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Notes for editors
- ICSs are made up of organisations involved in planning and providing care in a particular area, including hospitals, GPs, local authorities, social care services, primary care providers, and independent and voluntary sector providers. The four core purposes of ICSs are to: improve outcome in population heath and healthcare; tackle inequalities in outcomes, experience, and access; enhance productivity and value for money; and help the NHS support broader social and economic development.
- In each of the 42 areas, NHS bodies and local authorities come together to form two system-wide entities:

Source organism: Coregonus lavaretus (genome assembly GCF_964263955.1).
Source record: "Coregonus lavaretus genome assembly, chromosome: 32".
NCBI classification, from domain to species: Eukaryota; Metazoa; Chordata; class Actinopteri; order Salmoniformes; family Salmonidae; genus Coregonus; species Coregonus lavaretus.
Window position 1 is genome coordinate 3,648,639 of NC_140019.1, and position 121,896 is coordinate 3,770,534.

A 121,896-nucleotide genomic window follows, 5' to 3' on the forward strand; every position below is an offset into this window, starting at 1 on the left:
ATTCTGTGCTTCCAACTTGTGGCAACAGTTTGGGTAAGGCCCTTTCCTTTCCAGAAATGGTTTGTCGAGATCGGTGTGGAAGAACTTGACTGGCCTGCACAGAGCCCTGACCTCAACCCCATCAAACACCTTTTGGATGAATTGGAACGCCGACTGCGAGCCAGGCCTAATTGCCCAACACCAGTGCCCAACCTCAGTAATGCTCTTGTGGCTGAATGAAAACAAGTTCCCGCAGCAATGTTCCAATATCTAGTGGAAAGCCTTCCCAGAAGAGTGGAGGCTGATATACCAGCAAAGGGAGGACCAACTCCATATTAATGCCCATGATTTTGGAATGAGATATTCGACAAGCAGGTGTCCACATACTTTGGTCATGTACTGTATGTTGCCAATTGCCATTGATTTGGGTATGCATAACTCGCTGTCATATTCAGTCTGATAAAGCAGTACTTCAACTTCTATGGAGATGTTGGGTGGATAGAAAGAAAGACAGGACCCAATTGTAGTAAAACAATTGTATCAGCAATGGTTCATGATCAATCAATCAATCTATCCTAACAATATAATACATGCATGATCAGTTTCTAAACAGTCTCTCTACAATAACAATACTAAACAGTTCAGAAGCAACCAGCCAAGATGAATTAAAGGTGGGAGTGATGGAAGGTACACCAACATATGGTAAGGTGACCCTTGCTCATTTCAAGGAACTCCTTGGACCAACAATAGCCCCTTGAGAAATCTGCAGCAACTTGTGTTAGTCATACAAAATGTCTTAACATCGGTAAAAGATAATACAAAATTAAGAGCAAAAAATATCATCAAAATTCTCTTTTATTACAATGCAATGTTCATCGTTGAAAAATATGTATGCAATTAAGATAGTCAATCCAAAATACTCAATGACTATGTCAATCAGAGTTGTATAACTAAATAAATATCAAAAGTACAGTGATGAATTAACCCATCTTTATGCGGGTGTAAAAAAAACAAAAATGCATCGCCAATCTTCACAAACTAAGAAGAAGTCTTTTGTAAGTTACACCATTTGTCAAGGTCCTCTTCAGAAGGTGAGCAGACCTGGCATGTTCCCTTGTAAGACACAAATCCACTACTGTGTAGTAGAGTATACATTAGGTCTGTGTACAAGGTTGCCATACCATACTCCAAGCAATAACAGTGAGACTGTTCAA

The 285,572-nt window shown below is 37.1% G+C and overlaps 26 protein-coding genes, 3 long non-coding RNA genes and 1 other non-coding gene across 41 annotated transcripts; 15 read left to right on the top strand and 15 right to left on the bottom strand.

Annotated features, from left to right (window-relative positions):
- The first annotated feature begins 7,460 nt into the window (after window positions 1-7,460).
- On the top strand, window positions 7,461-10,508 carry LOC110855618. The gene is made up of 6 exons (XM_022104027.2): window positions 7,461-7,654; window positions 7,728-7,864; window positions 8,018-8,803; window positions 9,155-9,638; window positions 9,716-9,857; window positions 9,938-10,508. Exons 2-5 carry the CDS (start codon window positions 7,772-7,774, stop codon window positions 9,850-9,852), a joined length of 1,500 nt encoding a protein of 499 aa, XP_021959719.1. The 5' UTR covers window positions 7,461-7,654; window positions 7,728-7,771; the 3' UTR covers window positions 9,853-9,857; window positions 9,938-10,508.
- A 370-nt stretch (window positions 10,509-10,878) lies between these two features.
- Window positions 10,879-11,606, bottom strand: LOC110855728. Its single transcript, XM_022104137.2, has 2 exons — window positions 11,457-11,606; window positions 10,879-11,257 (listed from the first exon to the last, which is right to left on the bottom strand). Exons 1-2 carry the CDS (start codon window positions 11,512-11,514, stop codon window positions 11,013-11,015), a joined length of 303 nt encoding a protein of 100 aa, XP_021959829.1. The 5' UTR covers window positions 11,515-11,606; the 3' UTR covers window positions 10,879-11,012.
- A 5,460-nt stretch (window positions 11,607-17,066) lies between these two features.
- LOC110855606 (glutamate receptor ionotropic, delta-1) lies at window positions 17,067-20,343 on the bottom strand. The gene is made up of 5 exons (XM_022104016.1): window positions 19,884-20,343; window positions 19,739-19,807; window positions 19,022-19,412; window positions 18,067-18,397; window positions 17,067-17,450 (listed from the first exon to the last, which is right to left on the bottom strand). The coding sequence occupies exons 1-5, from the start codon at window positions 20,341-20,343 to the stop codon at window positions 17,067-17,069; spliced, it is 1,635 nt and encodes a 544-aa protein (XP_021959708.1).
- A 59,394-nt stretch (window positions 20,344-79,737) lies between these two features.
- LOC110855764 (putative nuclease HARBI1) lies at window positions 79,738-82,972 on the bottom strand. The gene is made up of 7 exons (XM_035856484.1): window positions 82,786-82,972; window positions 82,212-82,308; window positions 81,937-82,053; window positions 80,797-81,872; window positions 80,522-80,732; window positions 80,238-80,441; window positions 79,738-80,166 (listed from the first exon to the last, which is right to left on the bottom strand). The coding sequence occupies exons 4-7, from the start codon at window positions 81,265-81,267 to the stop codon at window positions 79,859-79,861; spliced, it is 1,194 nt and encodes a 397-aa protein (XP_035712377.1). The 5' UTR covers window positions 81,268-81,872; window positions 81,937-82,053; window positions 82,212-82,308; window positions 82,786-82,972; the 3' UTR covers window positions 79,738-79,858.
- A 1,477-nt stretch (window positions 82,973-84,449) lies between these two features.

- An Integrated Care Board (ICB), which is an NHS body, with members nominated by NHS trusts, providers of primary medical services, and local authorities. The ICB receives funding from NHSE for commissioning NHS services across the ICS area.
- An Integrated Care Partnership (ICP), a committee jointly formed by the ICB and local authorities in the ICS area, with other invited bodies, for example third sector organisations. It creates an Integrated Care Strategy (ICP strategy) that sets out how the health and care needs of the local population will be met by the ICB, local authorities and NHS England. These bodies must then have regard to the strategy when planning and delivering services.
- NHS trusts are legal entities, set up by under the National Health Service Act 2006, to provide goods and services for the purposes of the health service.